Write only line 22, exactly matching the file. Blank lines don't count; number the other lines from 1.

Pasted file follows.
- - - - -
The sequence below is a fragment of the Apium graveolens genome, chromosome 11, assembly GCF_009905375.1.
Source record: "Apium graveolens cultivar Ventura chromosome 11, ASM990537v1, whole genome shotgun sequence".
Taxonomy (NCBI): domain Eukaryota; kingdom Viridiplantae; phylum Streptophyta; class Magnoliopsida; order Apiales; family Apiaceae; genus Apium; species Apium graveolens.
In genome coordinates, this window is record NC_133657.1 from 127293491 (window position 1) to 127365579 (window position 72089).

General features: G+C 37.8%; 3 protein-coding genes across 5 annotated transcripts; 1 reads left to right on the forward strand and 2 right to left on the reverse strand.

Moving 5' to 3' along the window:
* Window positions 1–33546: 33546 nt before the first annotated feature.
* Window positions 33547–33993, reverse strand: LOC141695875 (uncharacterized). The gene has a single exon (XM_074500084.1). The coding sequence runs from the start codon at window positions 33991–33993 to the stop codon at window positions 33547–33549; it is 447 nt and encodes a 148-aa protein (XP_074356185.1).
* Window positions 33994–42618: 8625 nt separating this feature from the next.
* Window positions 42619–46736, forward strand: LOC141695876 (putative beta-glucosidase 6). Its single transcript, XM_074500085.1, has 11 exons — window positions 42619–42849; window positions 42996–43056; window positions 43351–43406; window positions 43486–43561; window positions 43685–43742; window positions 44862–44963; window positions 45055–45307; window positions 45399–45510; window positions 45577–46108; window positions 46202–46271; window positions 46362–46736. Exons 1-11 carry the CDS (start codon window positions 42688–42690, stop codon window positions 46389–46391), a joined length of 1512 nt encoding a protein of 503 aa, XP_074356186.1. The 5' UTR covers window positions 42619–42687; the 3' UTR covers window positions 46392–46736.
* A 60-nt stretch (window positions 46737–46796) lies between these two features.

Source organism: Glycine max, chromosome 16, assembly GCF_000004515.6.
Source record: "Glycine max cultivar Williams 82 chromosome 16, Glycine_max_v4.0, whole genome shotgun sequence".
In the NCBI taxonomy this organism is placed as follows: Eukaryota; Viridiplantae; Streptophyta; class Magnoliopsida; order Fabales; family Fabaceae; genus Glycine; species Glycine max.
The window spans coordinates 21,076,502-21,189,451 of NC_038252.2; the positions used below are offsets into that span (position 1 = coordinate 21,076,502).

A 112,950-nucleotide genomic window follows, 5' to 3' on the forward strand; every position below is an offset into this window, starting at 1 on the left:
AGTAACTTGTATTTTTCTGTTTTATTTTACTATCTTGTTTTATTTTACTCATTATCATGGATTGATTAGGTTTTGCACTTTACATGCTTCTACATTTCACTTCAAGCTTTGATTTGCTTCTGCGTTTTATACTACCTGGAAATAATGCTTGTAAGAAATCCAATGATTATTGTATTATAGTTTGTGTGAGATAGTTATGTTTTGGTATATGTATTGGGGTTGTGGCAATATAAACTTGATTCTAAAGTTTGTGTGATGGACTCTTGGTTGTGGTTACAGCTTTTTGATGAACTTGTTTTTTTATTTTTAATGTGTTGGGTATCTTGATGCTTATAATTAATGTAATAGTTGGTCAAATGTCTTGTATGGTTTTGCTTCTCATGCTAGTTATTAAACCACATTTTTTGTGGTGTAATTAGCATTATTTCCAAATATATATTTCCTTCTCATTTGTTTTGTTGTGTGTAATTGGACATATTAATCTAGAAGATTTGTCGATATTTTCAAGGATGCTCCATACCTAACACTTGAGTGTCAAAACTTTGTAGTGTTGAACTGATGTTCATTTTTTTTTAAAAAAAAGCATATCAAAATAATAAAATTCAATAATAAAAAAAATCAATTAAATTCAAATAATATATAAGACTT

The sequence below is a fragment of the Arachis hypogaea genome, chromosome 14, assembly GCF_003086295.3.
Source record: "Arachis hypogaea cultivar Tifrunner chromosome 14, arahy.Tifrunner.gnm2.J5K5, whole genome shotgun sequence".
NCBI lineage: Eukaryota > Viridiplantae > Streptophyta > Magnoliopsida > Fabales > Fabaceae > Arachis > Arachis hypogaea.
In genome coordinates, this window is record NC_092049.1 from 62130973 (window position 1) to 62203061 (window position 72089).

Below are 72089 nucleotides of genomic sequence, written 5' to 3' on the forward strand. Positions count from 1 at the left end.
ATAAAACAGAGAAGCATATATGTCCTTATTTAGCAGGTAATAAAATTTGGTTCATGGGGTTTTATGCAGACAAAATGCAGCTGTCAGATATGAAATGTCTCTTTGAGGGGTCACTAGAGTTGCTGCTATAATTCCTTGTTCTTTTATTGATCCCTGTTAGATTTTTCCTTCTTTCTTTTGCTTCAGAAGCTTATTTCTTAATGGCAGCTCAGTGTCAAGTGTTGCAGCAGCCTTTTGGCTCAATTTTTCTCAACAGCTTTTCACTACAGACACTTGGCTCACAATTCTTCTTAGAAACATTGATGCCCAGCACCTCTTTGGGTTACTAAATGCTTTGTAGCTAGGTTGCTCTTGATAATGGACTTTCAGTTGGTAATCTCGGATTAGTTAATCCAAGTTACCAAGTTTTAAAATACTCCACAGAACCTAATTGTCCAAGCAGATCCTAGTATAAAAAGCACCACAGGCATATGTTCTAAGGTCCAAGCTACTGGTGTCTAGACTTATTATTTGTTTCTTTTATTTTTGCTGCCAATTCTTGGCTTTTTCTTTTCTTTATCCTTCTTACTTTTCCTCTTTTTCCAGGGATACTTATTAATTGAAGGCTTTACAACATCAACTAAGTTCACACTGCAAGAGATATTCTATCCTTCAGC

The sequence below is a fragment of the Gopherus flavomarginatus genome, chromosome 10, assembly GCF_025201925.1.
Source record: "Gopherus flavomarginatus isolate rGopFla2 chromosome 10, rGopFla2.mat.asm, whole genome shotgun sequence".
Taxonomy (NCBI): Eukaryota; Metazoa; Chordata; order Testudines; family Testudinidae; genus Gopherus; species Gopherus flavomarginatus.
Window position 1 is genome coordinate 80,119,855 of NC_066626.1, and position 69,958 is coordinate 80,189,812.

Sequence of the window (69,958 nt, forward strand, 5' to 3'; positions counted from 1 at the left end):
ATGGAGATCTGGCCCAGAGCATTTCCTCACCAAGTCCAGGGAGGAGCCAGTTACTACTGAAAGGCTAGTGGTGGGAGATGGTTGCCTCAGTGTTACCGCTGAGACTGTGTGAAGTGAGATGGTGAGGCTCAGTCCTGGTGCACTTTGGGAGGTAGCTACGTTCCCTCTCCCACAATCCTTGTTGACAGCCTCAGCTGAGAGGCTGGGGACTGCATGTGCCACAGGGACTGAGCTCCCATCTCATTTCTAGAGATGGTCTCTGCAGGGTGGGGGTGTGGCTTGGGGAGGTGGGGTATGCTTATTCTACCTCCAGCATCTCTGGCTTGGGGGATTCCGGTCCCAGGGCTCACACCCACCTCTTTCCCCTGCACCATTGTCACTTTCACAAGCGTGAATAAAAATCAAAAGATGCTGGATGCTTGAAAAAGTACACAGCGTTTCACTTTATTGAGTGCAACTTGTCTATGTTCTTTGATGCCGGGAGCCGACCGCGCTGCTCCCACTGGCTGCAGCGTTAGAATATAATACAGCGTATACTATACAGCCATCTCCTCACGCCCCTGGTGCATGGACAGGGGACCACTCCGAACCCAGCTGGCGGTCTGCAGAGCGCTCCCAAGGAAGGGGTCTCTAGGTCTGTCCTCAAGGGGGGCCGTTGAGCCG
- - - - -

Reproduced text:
Below are 72089 nucleotides of genomic sequence, written 5' to 3' on the forward strand. Positions count from 1 at the left end.